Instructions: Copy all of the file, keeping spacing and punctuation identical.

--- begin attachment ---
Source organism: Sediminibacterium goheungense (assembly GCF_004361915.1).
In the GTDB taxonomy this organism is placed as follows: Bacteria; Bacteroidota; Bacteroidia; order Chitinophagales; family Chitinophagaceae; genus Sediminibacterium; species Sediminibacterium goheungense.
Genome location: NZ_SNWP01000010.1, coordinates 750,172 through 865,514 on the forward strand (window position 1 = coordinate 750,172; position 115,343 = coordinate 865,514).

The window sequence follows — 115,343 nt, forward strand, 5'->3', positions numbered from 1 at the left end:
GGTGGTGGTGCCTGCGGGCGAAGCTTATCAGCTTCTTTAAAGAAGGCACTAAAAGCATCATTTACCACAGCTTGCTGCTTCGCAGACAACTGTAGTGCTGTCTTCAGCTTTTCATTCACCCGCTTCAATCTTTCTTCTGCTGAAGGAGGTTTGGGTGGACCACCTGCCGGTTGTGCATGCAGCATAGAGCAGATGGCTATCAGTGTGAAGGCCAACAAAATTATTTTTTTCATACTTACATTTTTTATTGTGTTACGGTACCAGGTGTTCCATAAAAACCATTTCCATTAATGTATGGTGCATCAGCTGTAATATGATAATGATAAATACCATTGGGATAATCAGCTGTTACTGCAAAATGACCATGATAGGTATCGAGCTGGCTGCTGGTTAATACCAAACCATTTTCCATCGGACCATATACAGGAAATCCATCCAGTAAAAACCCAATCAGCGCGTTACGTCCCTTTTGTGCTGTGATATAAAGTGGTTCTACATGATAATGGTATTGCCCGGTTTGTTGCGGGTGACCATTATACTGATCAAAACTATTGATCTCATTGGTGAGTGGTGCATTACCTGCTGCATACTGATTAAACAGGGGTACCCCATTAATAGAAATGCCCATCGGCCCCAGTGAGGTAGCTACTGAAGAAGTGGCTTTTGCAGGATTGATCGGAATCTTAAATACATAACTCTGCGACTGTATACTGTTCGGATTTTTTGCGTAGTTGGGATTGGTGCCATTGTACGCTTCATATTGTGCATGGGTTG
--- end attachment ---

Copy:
Source organism: Sediminibacterium goheungense (assembly GCF_004361915.1).
In the GTDB taxonomy this organism is placed as follows: Bacteria; Bacteroidota; Bacteroidia; order Chitinophagales; family Chitinophagaceae; genus Sediminibacterium; species Sediminibacterium goheungense.
Genome location: NZ_SNWP01000010.1, coordinates 750,172 through 865,514 on the forward strand (window position 1 = coordinate 750,172; position 115,343 = coordinate 865,514).

The window sequence follows — 115,343 nt, forward strand, 5'->3', positions numbered from 1 at the left end:
GGTGGTGGTGCCTGCGGGCGAAGCTTATCAGCTTCTTTAAAGAAGGCACTAAAAGCATCATTTACCACAGCTTGCTGCTTCGCAGACAACTGTAGTGCTGTCTTCAGCTTTTCATTCACCCGCTTCAATCTTTCTTCTGCTGAAGGAGGTTTGGGTGGACCACCTGCCGGTTGTGCATGCAGCATAGAGCAGATGGCTATCAGTGTGAAGGCCAACAAAATTATTTTTTTCATACTTACATTTTTTATTGTGTTACGGTACCAGGTGTTCCATAAAAACCATTTCCATTAATGTATGGTGCATCAGCTGTAATATGATAATGATAAATACCATTGGGATAATCAGCTGTTACTGCAAAATGACCATGATAGGTATCGAGCTGGCTGCTGGTTAATACCAAACCATTTTCCATCGGACCATATACAGGAAATCCATCCAGTAAAAACCCAATCAGCGCGTTACGTCCCTTTTGTGCTGTGATATAAAGTGGTTCTACATGATAATGGTATTGCCCGGTTTGTTGCGGGTGACCATTATACTGATCAAAACTATTGATCTCATTGGTGAGTGGTGCATTACCTGCTGCATACTGATTAAACAGGGGTACCCCATTAATAGAAATGCCCATCGGCCCCAGTGAGGTAGCTACTGAAGAAGTGGCTTTTGCAGGATTGATCGGAATCTTAAATACATAACTCTGCGACTGTATACTGTTCGGATTTTTTGCGTAGTTGGGATTGGTGCCATTGTACGCTTCATATTGTGCATGGGTTG